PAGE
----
Disadvantage: With the use of no-index, there is no focusing effect like with the canonical (all PageRank and user signals of the duplicate are arranged in the canonical version). The PageRank is spread across the internal linking to the website, but unfortunately is unfocused. The user signals are forfeited completely.
The last possibility for imposing a crawling prohibition through robots.txt is likewise not the best idea.
Advantage: It saves the crawl budget.
Disadvantage: Google doesn't like crawl prohibitions, because then Google doesn't know what's hiding on the URL. Thus, Google cannot guarantee its users that the visit is secure. In the worst case, this will result in the evaluation of the rest of the website. Moreover, a crawling prohibition is not an indexing prohibition. That means that a URL that may not be crawled can be indexed and not only with the minimal information that Google receives about the internal or external linking of the URL. That doesn't look good in the SERPs and ranks accordingly.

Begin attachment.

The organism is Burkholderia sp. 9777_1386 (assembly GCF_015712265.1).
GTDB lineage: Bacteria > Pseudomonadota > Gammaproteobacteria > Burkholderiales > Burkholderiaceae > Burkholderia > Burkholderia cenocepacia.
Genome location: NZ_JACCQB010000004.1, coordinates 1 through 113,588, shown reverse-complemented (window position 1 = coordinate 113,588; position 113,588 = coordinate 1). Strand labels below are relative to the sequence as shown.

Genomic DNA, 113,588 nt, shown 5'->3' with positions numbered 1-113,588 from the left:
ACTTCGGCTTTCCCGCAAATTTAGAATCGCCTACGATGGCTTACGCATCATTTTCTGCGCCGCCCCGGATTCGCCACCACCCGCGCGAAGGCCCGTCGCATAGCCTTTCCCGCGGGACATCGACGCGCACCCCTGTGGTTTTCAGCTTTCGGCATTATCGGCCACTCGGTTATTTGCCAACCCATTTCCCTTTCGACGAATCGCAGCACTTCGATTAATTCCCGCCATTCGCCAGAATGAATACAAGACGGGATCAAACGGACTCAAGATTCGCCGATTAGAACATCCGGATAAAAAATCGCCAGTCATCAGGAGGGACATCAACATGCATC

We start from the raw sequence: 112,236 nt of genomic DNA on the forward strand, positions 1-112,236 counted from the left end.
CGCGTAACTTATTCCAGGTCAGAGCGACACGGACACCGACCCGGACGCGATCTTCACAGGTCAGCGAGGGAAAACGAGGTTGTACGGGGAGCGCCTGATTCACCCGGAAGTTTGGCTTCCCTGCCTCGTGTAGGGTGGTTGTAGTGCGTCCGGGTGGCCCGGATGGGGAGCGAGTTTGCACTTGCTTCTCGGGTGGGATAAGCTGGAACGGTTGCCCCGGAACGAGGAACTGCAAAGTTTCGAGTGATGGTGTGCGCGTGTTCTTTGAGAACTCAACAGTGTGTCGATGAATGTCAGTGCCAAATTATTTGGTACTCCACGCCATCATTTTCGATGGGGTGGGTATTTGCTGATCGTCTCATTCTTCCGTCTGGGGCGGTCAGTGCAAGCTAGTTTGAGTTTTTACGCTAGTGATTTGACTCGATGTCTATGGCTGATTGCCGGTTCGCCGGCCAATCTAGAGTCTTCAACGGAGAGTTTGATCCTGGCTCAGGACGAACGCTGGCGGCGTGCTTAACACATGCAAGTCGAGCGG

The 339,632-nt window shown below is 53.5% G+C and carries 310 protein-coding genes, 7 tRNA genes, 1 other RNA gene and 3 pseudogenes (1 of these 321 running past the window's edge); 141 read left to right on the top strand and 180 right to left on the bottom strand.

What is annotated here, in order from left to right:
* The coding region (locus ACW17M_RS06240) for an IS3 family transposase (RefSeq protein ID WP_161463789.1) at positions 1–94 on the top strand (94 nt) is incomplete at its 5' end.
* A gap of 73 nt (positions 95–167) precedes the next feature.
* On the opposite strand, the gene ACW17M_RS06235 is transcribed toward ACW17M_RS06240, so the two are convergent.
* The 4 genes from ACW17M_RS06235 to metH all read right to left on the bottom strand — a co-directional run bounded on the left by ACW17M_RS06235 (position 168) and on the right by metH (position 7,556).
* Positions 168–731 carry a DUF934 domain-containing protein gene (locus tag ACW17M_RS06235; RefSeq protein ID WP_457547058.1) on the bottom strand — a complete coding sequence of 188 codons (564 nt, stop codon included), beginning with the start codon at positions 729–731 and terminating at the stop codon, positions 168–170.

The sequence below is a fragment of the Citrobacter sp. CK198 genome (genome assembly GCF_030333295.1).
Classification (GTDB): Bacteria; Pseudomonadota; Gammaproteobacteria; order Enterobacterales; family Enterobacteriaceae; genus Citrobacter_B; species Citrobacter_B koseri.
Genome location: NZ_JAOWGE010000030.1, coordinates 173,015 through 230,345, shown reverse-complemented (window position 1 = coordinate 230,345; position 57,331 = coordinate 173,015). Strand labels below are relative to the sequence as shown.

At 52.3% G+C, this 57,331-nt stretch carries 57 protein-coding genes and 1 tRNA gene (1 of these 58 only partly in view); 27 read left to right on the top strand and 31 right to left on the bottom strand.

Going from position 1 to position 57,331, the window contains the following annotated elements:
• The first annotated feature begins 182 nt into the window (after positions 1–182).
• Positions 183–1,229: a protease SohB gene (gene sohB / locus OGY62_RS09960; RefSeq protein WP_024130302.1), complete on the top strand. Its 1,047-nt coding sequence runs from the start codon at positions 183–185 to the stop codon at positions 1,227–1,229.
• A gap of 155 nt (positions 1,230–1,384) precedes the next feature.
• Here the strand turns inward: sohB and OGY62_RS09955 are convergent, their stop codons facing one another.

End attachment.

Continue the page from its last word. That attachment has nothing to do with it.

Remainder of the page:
It is frequently not complete areas of a website that perform badly, but rather there are usually a few URLs that reduce the entire performance of a website area. URLs without content, products that are never bought, or items that are not read are examples of this. Here, too, it can pay to sort these out so that users and search engines find only high-quality content and reward these with good signals and better rankings.